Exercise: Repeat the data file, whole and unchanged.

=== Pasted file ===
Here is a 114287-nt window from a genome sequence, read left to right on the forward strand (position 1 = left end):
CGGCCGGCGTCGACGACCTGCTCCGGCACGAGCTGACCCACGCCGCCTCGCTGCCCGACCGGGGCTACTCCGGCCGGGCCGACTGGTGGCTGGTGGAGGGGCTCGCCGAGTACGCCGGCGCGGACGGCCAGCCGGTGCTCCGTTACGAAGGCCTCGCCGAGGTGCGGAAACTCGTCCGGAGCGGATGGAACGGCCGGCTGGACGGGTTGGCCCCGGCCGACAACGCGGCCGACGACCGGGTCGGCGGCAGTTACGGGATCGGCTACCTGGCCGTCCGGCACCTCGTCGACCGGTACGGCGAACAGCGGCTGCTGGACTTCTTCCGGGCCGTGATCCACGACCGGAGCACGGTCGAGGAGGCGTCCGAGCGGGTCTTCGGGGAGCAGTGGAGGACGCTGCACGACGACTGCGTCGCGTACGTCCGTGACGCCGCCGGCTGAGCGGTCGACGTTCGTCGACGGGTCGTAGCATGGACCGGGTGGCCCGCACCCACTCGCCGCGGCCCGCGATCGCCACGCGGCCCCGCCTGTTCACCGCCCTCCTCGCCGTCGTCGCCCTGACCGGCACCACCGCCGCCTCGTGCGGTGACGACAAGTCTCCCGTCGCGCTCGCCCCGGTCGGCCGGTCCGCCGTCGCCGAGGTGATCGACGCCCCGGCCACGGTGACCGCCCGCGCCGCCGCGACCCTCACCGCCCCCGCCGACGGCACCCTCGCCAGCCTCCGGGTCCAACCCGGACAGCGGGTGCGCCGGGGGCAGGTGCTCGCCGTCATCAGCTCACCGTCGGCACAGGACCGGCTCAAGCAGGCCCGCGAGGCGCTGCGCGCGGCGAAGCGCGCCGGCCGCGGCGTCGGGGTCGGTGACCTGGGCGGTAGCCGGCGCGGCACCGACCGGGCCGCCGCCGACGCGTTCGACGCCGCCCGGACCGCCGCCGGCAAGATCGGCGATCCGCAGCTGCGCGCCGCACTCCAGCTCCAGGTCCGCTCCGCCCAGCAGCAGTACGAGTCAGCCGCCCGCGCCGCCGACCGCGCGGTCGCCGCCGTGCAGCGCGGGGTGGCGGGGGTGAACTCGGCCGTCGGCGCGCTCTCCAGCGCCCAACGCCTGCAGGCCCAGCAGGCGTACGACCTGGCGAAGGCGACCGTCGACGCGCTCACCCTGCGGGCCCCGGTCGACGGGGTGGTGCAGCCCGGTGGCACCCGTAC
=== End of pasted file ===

Here is a 114287-nt window from a genome sequence, read left to right on the forward strand (position 1 = left end):
CGGCCGGCGTCGACGACCTGCTCCGGCACGAGCTGACCCACGCCGCCTCGCTGCCCGACCGGGGCTACTCCGGCCGGGCCGACTGGTGGCTGGTGGAGGGGCTCGCCGAGTACGCCGGCGCGGACGGCCAGCCGGTGCTCCGTTACGAAGGCCTCGCCGAGGTGCGGAAACTCGTCCGGAGCGGATGGAACGGCCGGCTGGACGGGTTGGCCCCGGCCGACAACGCGGCCGACGACCGGGTCGGCGGCAGTTACGGGATCGGCTACCTGGCCGTCCGGCACCTCGTCGACCGGTACGGCGAACAGCGGCTGCTGGACTTCTTCCGGGCCGTGATCCACGACCGGAGCACGGTCGAGGAGGCGTCCGAGCGGGTCTTCGGGGAGCAGTGGAGGACGCTGCACGACGACTGCGTCGCGTACGTCCGTGACGCCGCCGGCTGAGCGGTCGACGTTCGTCGACGGGTCGTAGCATGGACCGGGTGGCCCGCACCCACTCGCCGCGGCCCGCGATCGCCACGCGGCCCCGCCTGTTCACCGCCCTCCTCGCCGTCGTCGCCCTGACCGGCACCACCGCCGCCTCGTGCGGTGACGACAAGTCTCCCGTCGCGCTCGCCCCGGTCGGCCGGTCCGCCGTCGCCGAGGTGATCGACGCCCCGGCCACGGTGACCGCCCGCGCCGCCGCGACCCTCACCGCCCCCGCCGACGGCACCCTCGCCAGCCTCCGGGTCCAACCCGGACAGCGGGTGCGCCGGGGGCAGGTGCTCGCCGTCATCAGCTCACCGTCGGCACAGGACCGGCTCAAGCAGGCCCGCGAGGCGCTGCGCGCGGCGAAGCGCGCCGGCCGCGGCGTCGGGGTCGGTGACCTGGGCGGTAGCCGGCGCGGCACCGACCGGGCCGCCGCCGACGCGTTCGACGCCGCCCGGACCGCCGCCGGCAAGATCGGCGATCCGCAGCTGCGCGCCGCACTCCAGCTCCAGGTCCGCTCCGCCCAGCAGCAGTACGAGTCAGCCGCCCGCGCCGCCGACCGCGCGGTCGCCGCCGTGCAGCGCGGGGTGGCGGGGGTGAACTCGGCCGTCGGCGCGCTCTCCAGCGCCCAACGCCTGCAGGCCCAGCAGGCGTACGACCTGGCGAAGGCGACCGTCGACGCGCTCACCCTGCGGGCCCCGGTCGACGGGGTGGTGCAGCCCGGTGGCACCCGTAC